Touch-and-go weather conditions are expected to continue this morning, meaning residents could awaken to anything from ice to flooding or simply a cold, rainy January morning.
Officials said Monday evening roads mainly remained free from ice but they are worried that could change depending on how far temperatures dip and how long the dips remain below freezing. The National Weather Service office in Huntsville cautioned there could be a period this morning when rainfall gives way to frozen precipitation.
In addition, there is concern surrounding ice that started forming Monday afternoon on trees and power lines in some areas.
"It's typical winter weather in the South," said George Grabryan, director of the Lauderdale County Emergency Management Agency. "It's tough to forecast in this part of the country."
Temperatures are expected to warm enough by mid- to late morning that any precipitation will come only in the form of rain, officials said. Local school superintendents plan to determine by early morning whether to further delay opening schools.
Even after this system comes through, trouble is on the horizon in the form of flooding. An already saturated Shoals continues to receive rainfall, and a flood warning was issued Monday afternoon for the Tennessee River at Florence.
Weather service meteorologist Brian Carcione said locations like McFarland Park could flood because the river is expected to exceed flood stage. Regions upstream of the Shoals also are experiencing flooding and those waters will flow this way.
"Right now we're looking for a crest right at flood stage Wednesday around midday," Carcione said.
The river's flood stage at Florence is 18.3 feet, according to the weather service. It reached 14.43 feet and was rising by 3 p.m. Monday, when the flood warning was issued.
Carcione said the Shoals had received more than 5 inches of rain in January, not counting Monday's totals, which had exceeded .41 of an inch by mid-afternoon.
"On top of that, we're so saturated by rainfall the past month," he said.
The area had received 10.59 since Dec. 1, heading into Monday, Carcione said. "Both of those values are around 3 inches above normal," he said.
Carcione said wintry precipitation was hitting the Shoals harder than other areas because the cold front that came through Sunday arrived at the Shoals first. Still, the area could avoid accumulations, especially if roads and bridges maintain some of the warmth the area experienced before the front passed. Temperatures were in the 70s early Sunday afternoon ahead of the cold front.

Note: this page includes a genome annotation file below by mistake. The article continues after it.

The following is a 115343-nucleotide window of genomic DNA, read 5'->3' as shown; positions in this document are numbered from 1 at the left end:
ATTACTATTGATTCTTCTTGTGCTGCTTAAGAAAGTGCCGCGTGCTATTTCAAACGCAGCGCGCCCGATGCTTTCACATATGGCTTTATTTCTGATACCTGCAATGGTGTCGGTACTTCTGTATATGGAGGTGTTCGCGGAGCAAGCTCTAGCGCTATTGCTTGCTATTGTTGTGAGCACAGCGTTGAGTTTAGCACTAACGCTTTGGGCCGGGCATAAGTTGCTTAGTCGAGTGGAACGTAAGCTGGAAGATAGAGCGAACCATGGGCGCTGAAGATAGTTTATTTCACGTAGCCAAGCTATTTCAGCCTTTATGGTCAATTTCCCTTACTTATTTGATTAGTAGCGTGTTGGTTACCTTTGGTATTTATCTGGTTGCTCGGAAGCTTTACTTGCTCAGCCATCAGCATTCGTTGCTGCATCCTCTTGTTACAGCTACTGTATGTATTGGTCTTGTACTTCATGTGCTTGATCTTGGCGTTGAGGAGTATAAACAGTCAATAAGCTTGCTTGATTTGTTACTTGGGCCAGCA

In addition, temperatures Monday evening were in the 40s at about 2,000-feet elevation and Carcione and that could have kept temperatures above freezing overnight.
Colbert EMA Director Mike Melton said trees and power lines were glazing with ice in various regions of the county Monday afternoon.
"Colbert Heights, about three-fourths of the way up the hill, looks like you're going into a winter wonderland," Melton said. "But there's nothing accumulating on the ground yet."
Melton said weather service officials forecast it could warm up overnight before dropping by morning.
"As warm as it got (Sunday) on the pavement, we're hoping roads will not glaze over, but that will be a wait-and-see," he said.
Franklin EMA Director Roy Gober said he had not received reports of icing on roads by early Monday evening. "We've got some icing on trees and we're keeping an eye on it," he said.
Grabryan said about one-fourth of an inch of ice was reported on trees in Rogersville, and about one-eighth of an inch on trees in Elgin early Monday evening.
"We're worried we'll get some of this weight up in the trees and the wind will keep up, and that's not a good recipe," he said.
In the event of power outages, Grabryan recommends having food at home that doesn't need to be cooked, and having a manually operated can opener.
He recommends having sand in vehicles to add traction if needed and having clothes and a blanket in the event you are stranded.
"Also, let someone know where you're going if you're traveling."
Roger Peck, of Peck Ace Hardware in Florence, recommends placing weather stripping around windows and doors.
"If there's an opening, you can really feel it in this kind of weather," he said.
Peck also advises having caps that fit over outdoor faucets.
"That's $2 to $3 that can save you a lot of money," he said. "That has been one of the hottest things we carry."
Small electric heaters also have been popular, Peck said. "We also still sell some kerosene heaters. That turns out quite a bit of heat, rather inexpensively. One gallon of kerosene carries heat for 12 to 14 hours."
Peck also recommends having emergency supplies of items such as flashlights and batteries, as well as ice-melting products.
Bernie Delinski can be reached at 256-740-5739 or bernie.delinski@TimesDaily.com.
All public schools in Colbert, Lauderdale, and Franklin counties will open at 10 a.m. Colbert County schools will open at 10:30 a.m.